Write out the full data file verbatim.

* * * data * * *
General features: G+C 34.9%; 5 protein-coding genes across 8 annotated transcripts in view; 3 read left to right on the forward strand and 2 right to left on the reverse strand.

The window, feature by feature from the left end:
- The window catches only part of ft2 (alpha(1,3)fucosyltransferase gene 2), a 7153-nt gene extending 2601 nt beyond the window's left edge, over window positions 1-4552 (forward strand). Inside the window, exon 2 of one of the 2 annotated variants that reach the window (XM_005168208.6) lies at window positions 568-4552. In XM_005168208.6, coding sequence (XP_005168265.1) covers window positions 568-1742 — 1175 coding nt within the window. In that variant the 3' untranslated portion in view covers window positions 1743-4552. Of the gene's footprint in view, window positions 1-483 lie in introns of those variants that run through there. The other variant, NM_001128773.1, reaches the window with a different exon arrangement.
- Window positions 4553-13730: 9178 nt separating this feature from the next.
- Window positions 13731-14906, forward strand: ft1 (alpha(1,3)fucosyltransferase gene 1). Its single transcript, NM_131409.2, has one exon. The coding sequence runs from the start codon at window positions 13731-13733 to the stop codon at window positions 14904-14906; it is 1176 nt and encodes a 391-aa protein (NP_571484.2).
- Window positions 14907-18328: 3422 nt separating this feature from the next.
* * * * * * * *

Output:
General features: G+C 34.9%; 5 protein-coding genes across 8 annotated transcripts in view; 3 read left to right on the forward strand and 2 right to left on the reverse strand.

The window, feature by feature from the left end:
- The window catches only part of ft2 (alpha(1,3)fucosyltransferase gene 2), a 7153-nt gene extending 2601 nt beyond the window's left edge, over window positions 1-4552 (forward strand). Inside the window, exon 2 of one of the 2 annotated variants that reach the window (XM_005168208.6) lies at window positions 568-4552. In XM_005168208.6, coding sequence (XP_005168265.1) covers window positions 568-1742 — 1175 coding nt within the window. In that variant the 3' untranslated portion in view covers window positions 1743-4552. Of the gene's footprint in view, window positions 1-483 lie in introns of those variants that run through there. The other variant, NM_001128773.1, reaches the window with a different exon arrangement.
- Window positions 4553-13730: 9178 nt separating this feature from the next.
- Window positions 13731-14906, forward strand: ft1 (alpha(1,3)fucosyltransferase gene 1). Its single transcript, NM_131409.2, has one exon. The coding sequence runs from the start codon at window positions 13731-13733 to the stop codon at window positions 14904-14906; it is 1176 nt and encodes a 391-aa protein (NP_571484.2).
- Window positions 14907-18328: 3422 nt separating this feature from the next.